Aug 27, 2012, 6:07:48 PM8/27/12

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Has anyone done any work on this in the mean time?

I just tried the timings of Jeroen in the current sage and noticed that there was no significant change in the last 1.5 years. I could only find http://trac.sagemath.org/sage_trac/ticket/12142 on which nothing happend so I guess the faster pari stuff has not been done yet (or does someone already has some hacks for private working on it). I could not find any tickets related to David Roe his suggestions.Aug 28, 2012, 4:08:50 AM8/28/12

to sag...@googlegroups.com

On 2012-08-28 00:07, Maarten Derickx wrote:

> Has anyone done any work on this in the mean time?

> I just tried the timings of Jeroen in the current sage and noticed that

> there was no significant change in the last 1.5 years. I could only

> find http://trac.sagemath.org/sage_trac/ticket/12142 on which nothing

> happend so I guess the faster pari stuff has not been done yet (or does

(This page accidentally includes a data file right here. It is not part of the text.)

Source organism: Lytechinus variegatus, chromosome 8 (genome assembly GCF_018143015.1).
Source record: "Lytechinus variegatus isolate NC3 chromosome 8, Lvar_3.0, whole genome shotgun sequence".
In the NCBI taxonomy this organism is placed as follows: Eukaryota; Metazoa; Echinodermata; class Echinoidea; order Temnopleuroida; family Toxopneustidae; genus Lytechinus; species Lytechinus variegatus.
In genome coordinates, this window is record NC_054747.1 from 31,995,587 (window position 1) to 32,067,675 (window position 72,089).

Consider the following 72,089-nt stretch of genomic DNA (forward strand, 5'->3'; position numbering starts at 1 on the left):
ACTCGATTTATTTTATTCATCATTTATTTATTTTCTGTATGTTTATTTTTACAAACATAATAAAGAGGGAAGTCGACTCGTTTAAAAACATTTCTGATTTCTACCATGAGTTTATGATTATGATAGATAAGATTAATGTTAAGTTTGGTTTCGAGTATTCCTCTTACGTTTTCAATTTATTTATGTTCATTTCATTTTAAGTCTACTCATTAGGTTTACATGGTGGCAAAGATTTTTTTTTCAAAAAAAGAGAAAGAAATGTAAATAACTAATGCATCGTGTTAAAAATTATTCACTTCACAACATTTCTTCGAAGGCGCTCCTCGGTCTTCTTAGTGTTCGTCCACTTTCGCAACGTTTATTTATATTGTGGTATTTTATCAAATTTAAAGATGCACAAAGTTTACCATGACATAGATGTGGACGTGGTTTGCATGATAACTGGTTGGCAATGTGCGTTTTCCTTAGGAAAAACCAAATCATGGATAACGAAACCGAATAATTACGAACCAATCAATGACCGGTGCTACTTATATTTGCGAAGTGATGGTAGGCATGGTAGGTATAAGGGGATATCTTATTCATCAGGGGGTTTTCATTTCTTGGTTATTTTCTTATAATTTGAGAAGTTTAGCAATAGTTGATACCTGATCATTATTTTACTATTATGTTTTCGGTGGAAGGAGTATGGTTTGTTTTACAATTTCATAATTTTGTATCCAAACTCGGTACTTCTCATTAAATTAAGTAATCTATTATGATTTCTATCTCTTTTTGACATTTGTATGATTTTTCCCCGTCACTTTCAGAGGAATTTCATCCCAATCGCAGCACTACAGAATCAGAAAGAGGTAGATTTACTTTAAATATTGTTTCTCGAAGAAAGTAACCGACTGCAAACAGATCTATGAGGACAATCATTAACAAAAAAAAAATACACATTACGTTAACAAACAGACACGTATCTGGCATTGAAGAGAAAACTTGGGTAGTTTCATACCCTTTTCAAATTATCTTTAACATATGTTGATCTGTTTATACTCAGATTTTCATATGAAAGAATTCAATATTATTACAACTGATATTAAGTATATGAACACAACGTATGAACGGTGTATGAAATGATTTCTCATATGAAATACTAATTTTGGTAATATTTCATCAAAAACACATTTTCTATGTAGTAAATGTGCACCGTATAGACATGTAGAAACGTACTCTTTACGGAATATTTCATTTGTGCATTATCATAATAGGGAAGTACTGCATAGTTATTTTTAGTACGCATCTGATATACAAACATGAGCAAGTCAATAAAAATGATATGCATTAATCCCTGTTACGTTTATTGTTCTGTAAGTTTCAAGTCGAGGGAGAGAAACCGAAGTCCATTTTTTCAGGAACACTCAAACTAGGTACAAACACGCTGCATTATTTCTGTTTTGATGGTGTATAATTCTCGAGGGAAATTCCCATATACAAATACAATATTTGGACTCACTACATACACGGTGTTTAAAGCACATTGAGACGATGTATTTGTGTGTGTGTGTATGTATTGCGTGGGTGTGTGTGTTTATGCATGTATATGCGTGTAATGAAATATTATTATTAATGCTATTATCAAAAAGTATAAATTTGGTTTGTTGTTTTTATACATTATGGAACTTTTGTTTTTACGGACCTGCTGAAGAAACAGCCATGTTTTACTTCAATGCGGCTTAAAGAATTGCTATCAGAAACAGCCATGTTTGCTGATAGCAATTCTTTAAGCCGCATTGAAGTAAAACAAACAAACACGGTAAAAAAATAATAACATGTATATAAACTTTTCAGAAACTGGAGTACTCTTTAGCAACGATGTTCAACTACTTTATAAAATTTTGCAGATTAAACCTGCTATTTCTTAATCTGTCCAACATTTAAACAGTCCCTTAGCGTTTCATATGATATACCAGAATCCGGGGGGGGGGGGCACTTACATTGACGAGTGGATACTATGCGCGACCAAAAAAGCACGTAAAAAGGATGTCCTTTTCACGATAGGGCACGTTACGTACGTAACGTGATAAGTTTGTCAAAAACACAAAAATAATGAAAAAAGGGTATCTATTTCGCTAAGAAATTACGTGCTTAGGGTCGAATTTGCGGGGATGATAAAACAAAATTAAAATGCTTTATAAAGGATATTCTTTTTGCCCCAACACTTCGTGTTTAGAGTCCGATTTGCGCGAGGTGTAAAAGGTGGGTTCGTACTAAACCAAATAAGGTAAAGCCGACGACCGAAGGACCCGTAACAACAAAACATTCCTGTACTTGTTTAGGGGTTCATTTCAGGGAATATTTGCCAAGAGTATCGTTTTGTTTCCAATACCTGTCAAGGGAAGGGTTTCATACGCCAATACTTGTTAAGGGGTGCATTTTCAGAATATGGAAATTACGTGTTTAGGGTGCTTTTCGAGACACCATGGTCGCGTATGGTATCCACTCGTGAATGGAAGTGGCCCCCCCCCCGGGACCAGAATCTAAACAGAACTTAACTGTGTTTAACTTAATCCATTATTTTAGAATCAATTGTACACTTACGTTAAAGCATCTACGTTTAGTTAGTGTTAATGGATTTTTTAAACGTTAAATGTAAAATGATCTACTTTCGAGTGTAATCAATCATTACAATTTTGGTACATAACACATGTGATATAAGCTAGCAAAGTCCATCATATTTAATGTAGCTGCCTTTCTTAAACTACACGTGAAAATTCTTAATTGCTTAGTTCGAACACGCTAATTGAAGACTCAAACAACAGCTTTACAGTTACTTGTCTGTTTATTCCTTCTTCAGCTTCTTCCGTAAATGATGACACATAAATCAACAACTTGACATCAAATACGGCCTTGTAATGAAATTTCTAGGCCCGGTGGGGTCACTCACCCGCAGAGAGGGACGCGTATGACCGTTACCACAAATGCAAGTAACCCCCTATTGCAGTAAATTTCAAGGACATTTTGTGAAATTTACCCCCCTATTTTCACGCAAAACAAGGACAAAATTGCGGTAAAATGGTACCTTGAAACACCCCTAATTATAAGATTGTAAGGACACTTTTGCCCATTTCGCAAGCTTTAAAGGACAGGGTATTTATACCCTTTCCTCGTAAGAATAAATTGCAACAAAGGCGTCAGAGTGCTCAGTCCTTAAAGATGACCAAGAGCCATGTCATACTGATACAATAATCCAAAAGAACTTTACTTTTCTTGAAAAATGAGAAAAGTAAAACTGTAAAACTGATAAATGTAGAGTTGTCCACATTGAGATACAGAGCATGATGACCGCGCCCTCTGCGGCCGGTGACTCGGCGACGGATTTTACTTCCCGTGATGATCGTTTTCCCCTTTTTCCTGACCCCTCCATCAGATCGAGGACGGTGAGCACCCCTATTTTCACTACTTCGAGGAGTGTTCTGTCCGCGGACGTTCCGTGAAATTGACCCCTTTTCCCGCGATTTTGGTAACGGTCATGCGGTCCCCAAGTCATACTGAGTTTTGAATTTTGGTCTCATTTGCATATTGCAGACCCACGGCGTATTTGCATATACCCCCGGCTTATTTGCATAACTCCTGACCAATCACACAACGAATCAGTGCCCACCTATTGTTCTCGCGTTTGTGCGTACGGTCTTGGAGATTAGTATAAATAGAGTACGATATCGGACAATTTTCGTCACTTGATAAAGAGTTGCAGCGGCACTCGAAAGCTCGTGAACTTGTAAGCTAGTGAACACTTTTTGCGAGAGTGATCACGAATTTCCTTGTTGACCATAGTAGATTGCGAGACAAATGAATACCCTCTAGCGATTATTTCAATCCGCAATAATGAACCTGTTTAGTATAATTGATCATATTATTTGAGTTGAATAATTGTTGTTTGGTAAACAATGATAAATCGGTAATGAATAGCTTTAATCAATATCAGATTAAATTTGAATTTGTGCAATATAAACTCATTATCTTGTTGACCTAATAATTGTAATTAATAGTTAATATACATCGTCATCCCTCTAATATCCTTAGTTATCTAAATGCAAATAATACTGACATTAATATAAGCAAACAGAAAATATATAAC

> someone already has some hacks for private working on it).

As far as I know, it has not been done yet. I also think it's a pretty
> Has anyone done any work on this in the mean time?

> I just tried the timings of Jeroen in the current sage and noticed that

> there was no significant change in the last 1.5 years. I could only

> find http://trac.sagemath.org/sage_trac/ticket/12142 on which nothing

> happend so I guess the faster pari stuff has not been done yet (or does

> someone already has some hacks for private working on it).

big project. One immediate problem is that these PARI finite fields

break the assumption that pari(str(x)) == x (if x is a PARI FFELT object).

Jun 24, 2013, 4:12:26 PM6/24/13

to sag...@googlegroups.com

Hello,

Peter

Op dinsdag 28 augustus 2012 10:08:56 UTC+2 schreef Jeroen Demeyer het volgende: